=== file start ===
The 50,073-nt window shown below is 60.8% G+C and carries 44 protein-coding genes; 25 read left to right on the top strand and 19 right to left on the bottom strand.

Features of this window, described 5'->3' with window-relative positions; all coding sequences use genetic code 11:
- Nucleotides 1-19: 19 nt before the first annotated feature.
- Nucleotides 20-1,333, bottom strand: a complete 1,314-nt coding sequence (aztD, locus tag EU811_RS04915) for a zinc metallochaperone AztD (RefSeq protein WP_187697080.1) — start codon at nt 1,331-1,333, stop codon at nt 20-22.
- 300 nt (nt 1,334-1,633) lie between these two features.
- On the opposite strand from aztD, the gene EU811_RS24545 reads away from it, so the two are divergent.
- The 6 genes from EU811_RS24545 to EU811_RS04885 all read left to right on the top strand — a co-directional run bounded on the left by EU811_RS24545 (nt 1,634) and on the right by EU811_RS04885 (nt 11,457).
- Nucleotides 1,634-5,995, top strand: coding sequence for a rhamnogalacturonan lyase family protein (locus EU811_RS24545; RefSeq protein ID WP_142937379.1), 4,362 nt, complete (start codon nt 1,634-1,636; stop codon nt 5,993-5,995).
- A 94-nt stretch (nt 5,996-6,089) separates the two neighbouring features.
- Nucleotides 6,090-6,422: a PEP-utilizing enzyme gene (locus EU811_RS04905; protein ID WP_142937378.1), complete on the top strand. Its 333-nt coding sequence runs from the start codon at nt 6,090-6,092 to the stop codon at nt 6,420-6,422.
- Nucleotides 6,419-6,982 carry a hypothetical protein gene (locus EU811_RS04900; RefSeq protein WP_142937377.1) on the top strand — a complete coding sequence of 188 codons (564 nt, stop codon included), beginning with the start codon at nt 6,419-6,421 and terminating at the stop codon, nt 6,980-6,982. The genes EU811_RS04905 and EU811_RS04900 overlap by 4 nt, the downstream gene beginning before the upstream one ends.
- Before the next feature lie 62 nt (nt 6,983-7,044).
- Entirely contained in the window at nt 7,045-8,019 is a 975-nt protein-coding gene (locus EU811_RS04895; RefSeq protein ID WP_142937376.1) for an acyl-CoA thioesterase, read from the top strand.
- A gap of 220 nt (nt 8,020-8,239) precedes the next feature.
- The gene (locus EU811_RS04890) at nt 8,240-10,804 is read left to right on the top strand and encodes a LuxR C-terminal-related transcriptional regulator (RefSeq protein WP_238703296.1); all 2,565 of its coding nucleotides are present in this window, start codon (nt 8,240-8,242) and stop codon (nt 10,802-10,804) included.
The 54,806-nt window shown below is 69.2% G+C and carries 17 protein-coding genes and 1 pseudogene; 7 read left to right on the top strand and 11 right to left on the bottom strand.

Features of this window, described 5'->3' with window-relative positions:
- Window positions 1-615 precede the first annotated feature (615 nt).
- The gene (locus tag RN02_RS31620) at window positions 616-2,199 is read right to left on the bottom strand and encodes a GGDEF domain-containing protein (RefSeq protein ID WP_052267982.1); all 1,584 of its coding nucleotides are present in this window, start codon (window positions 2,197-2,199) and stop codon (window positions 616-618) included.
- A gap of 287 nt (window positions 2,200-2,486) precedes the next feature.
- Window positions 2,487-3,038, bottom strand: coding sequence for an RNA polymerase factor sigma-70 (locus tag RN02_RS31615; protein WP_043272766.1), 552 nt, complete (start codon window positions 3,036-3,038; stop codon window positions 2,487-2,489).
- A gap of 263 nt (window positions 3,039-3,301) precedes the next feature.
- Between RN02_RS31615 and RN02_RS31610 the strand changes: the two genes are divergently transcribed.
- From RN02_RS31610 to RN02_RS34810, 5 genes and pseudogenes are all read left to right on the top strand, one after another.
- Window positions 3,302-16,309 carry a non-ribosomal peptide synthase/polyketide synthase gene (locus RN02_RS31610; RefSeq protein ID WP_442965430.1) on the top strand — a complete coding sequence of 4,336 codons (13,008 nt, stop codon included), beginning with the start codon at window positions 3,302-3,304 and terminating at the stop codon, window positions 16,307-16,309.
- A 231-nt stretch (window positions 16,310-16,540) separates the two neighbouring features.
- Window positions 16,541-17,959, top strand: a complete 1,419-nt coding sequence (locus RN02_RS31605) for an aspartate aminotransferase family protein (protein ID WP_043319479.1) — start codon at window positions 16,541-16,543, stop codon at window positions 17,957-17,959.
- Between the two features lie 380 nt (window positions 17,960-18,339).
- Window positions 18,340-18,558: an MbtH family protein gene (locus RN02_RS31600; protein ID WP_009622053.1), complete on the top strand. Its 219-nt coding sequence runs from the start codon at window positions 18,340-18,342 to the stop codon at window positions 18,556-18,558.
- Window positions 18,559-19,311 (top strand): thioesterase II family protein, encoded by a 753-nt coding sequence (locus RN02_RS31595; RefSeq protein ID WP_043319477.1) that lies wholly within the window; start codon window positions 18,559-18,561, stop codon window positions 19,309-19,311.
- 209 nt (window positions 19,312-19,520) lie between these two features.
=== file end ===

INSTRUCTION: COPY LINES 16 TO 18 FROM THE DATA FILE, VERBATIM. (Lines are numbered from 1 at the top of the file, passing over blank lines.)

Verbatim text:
The 54,806-nt window shown below is 69.2% G+C and carries 17 protein-coding genes and 1 pseudogene; 7 read left to right on the top strand and 11 right to left on the bottom strand.

Features of this window, described 5'->3' with window-relative positions:
- Window positions 1-615 precede the first annotated feature (615 nt).